The law governing the Federal Circuit's appellate jurisdiction was brought into question in Holmes Group, Inc. v. Vornado Circulation Systems, Inc. The Federal Circuit's appellate jurisdiction over Vornado's appeal rested solely on Vornado's counterclaim alleging patent infringement by Holmes. Holmes's complaint sought a declaratory judgment of no trade dress infringement and did not include any patent law claims. While the Federal Circuit found appellate jurisdiction over Vornado's appeal based on the counterclaim of patent infringement, the Supreme Court disagreed. The Court focused on the language in 35 U.S.C. § 1338(a), which defines the Federal Circuit's appellate jurisdiction by the statute's reference in 35 U.S.C. § 1295(a)(1). The Court indicated that the "arising under" language in § 1338(a) invokes the well-pleaded complaint rule. The Court noted that the well pleaded complaint rule provides that whether a case "aris[es] under" federal law, or in this case patent law, must be determined from the plaintiff's complaint. The Court therefore concluded that a counterclaim, such as Vornado's, did not "aris[e] under" patent law because it was not contained within the plaintiff's, in this case Holmes's, complaint, and thus could not give the Federal Circuit appellate jurisdiction[...] The Supreme Court's decision in Holmes presents significant questions about the scope of the Federal Circuit's appellate jurisdiction and the removal and exclusive jurisdiction of federal district courts over patent law claims. This uncertainty threatens the uniformity in patent law that the Federal Circuit was charged with creating. This Article addresses these questions and concludes that the potential for non-uniformity resulting from the ruling in Holmes is real. The rationale underlying the Holmes decision will divert patent law counterclaims from the federal judicial system, not just the Federal Circuit's appellate review. In addition, situations will likely arise where regional circuits revisit issues already decided by the Federal Circuit in light of the circuit's pre-1982 case law. A body of state law on patent issues may also be developed. To prevent these situations from occurring, the effect of Holmes on the Federal Circuit's appellate jurisdiction must be limited and regional circuits and state courts must look to the Federal Circuit for guidance on patent law issues. Just as the Federal Circuit gives proper deference to regional circuit decisions on non-patent law issues, regional circuits and state courts should give deference to the Federal Circuit on issues related to patent law. Additionally, legislative responses could provide an absolute solution to the problem presented by Holmes. Congress can amend § 1295(a) and § 1338 to return the Federal Circuit's appellate jurisdiction, and federal district court jurisdiction, to its state before Holmes. This would ensure, even post-Holmes, that patent law claims are litigated at the federal level and reviewed by the Federal Circuit. This Article reaches these conclusions in the following manner. Part I of this Article begins by looking at the creation of the Federal Circuit, including the reasons Congress created a specialized appellate court for patent law. Part I proceeds to examine the development of the case law that defined the Federal Circuit's appellate jurisdiction over patent law claims, up to the Supreme Court's decision in Holmes. Part II of this Article examines, in-depth, the Supreme Court's decision in Holmes. Part III attempts to further define the specific types of cases that must, under Holmes, be appealed to a regional circuit as opposed to being appealed to the Federal Circuit. The effect of Holmes on federal district court removal and exclusive jurisdiction over patent law claims will also be examined. To provide an empirical prospective, published Federal Circuit cases, since the Federal Circuit's inception in 1982, will be reviewed to determine which of these cases would, under the Holmes decision, have gone to the regional circuit or stayed in state court. Part III also discusses the "choice of law" rules that regional circuits and state courts may adopt to handle the patent law claims they will review or decide. Part III also examines the non-uniformity and conflicts that will be created if regional circuits and state courts ignore the Federal Circuit's case law and begin to develop their own, independent precedent on patent issues. Part III takes as an example specific areas of patent law, such as the patentability of business method patents, and looks to how different regional circuits and state courts may treat these patent law issues. Part IV focuses on the non-uniformity that the holding in Holmes creates. In particular, Part IV investigates the harm the result of Holmes will have on doctrinal stability and horizontal equity in patent law. Finally, Part V presents potential solutions to prevent this breach of uniformity in patent law post-Holmes, suggesting that regional circuits and state courts observe Federal Circuit law as controlling on patent law claims and that, in order to truly preserve patent law uniformity, legislation must be passed to restore the Federal Circuit's appellate jurisdiction, and federal district court exclusive jurisdiction, to where it stood before the Supreme Court's decision in Holmes.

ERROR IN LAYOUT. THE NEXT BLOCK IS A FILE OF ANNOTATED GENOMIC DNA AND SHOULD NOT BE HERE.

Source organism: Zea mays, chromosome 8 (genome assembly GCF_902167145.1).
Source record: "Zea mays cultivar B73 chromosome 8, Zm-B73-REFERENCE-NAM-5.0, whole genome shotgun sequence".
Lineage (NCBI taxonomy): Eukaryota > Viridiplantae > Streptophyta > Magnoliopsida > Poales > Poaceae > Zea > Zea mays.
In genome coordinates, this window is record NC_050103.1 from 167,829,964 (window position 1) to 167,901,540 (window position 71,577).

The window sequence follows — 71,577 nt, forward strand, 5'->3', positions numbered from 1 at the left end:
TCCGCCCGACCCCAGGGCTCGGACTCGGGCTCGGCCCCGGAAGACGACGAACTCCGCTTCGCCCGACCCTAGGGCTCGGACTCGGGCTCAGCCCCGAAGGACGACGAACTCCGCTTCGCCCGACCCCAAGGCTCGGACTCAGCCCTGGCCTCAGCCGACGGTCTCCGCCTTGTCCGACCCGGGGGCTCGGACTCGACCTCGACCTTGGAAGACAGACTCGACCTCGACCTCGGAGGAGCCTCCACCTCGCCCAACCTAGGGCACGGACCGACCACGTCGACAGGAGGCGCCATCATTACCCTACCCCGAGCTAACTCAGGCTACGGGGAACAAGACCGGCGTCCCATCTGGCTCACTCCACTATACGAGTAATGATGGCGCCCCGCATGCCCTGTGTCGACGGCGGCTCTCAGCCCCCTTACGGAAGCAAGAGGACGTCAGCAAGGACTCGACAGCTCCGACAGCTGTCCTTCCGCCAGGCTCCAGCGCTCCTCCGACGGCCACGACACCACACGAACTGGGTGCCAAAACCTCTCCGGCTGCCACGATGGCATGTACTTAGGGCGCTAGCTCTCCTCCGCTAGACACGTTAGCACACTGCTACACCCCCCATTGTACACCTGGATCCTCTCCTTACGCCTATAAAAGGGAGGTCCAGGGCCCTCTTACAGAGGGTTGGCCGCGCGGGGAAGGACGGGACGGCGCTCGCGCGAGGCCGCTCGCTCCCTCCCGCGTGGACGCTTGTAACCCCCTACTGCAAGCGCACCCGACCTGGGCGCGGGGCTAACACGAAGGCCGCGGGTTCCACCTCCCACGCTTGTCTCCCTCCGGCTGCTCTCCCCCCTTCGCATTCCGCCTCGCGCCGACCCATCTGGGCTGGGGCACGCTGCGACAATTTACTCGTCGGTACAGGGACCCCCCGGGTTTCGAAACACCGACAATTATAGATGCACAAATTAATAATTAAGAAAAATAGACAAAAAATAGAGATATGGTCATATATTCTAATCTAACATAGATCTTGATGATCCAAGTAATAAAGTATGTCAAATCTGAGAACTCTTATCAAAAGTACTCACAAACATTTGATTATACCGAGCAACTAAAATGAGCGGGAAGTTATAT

Christopher A. Cotropia,
Arising Under Jurisdiction and Uniformity in Patent Law,
Mich. Telecomm. & Tech. L. Rev.
Available at: http://repository.law.umich.edu/mttlr/vol9/iss2/2